Diabetes treatment has long relied on insulin, which is known for regulating blood glucose levels. However, scientists at the Salk Institute have made an exciting discovery – another molecular pathway that regulates blood glucose. This may potentially open up an alternate avenue for treatment.
The Salk team’s discovery of a molecule called FGF1 that performs a similar function to insulin, namely the regulation of blood glucose levels, actually took place a few years ago. The team has since tested the FGF1 hormone on diabetic mice and found that a single injection restored their blood glucose to normal levels for more than two days. The team later demonstrated that brain injections of the FGF1 hormone could put diabetes into remission for weeks or even months.
The researchers assumed that the newly discovered hormone works the same way insulin does. However, they were surprised to find that even though FGF1 functions like insulin in the sense that it regulates glucose production in the liver and suppresses fat breakdown or lipolysis, FGF1 works through a completely different molecular pathway.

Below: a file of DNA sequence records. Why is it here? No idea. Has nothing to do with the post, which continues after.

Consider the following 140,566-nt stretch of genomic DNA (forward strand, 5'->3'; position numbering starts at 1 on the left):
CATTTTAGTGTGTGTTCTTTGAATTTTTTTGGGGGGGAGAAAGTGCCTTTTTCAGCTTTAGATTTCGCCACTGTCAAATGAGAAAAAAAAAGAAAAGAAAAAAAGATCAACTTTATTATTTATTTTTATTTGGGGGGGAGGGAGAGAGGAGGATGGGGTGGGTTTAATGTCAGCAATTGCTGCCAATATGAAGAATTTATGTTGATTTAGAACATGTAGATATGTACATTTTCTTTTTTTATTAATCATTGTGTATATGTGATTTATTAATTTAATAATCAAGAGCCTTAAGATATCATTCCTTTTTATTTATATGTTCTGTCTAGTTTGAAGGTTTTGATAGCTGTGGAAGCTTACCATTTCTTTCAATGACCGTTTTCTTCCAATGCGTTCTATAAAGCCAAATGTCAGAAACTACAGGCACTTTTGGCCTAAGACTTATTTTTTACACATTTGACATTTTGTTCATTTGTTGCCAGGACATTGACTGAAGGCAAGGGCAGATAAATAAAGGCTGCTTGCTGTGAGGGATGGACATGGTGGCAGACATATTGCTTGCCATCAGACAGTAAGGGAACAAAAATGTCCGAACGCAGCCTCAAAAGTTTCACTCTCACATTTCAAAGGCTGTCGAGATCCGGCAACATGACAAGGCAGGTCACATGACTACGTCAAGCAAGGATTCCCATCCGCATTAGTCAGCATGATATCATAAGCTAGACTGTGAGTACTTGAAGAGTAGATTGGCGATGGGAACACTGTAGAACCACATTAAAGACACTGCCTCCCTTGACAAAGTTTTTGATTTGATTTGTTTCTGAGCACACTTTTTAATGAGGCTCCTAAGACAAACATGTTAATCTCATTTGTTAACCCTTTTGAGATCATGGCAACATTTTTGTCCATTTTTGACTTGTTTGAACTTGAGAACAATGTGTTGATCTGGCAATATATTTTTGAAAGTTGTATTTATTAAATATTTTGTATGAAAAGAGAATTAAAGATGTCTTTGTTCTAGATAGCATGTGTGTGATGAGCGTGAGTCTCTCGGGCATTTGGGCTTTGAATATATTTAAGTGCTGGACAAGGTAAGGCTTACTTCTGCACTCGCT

“The mechanism is basically a second loop, with all the advantages of a parallel pathway,” reported the first author of the study Gencer Sancar. “In insulin resistance, insulin signaling is impaired. However, with a different signaling cascade, if one is not working, the other can. That way you still have the control of lipolysis and blood glucose regulation.”
This important difference could offer diabetic patients an improved treatment, especially for those who currently require daily insulin injections.
Source study: Cell Metabolism—FGF1 and insulin control lipolysis by convergent pathways